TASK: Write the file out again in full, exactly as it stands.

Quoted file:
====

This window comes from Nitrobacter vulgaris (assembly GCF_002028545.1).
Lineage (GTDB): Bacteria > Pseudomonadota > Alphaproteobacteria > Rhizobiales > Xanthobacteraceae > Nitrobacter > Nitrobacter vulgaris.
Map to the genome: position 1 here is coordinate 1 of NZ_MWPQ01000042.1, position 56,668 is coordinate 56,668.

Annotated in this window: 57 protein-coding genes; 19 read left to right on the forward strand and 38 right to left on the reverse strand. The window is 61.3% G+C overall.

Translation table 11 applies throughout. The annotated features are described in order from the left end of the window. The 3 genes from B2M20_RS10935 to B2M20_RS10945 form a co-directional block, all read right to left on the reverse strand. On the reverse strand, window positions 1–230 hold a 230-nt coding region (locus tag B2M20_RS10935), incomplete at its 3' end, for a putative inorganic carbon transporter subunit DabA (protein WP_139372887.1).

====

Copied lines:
This window comes from Nitrobacter vulgaris (assembly GCF_002028545.1).
Lineage (GTDB): Bacteria > Pseudomonadota > Alphaproteobacteria > Rhizobiales > Xanthobacteraceae > Nitrobacter > Nitrobacter vulgaris.
Map to the genome: position 1 here is coordinate 1 of NZ_MWPQ01000042.1, position 56,668 is coordinate 56,668.

Annotated in this window: 57 protein-coding genes; 19 read left to right on the forward strand and 38 right to left on the reverse strand. The window is 61.3% G+C overall.

Translation table 11 applies throughout. The annotated features are described in order from the left end of the window. The 3 genes from B2M20_RS10935 to B2M20_RS10945 form a co-directional block, all read right to left on the reverse strand. On the reverse strand, window positions 1–230 hold a 230-nt coding region (locus tag B2M20_RS10935), incomplete at its 3' end, for a putative inorganic carbon transporter subunit DabA (protein WP_139372887.1).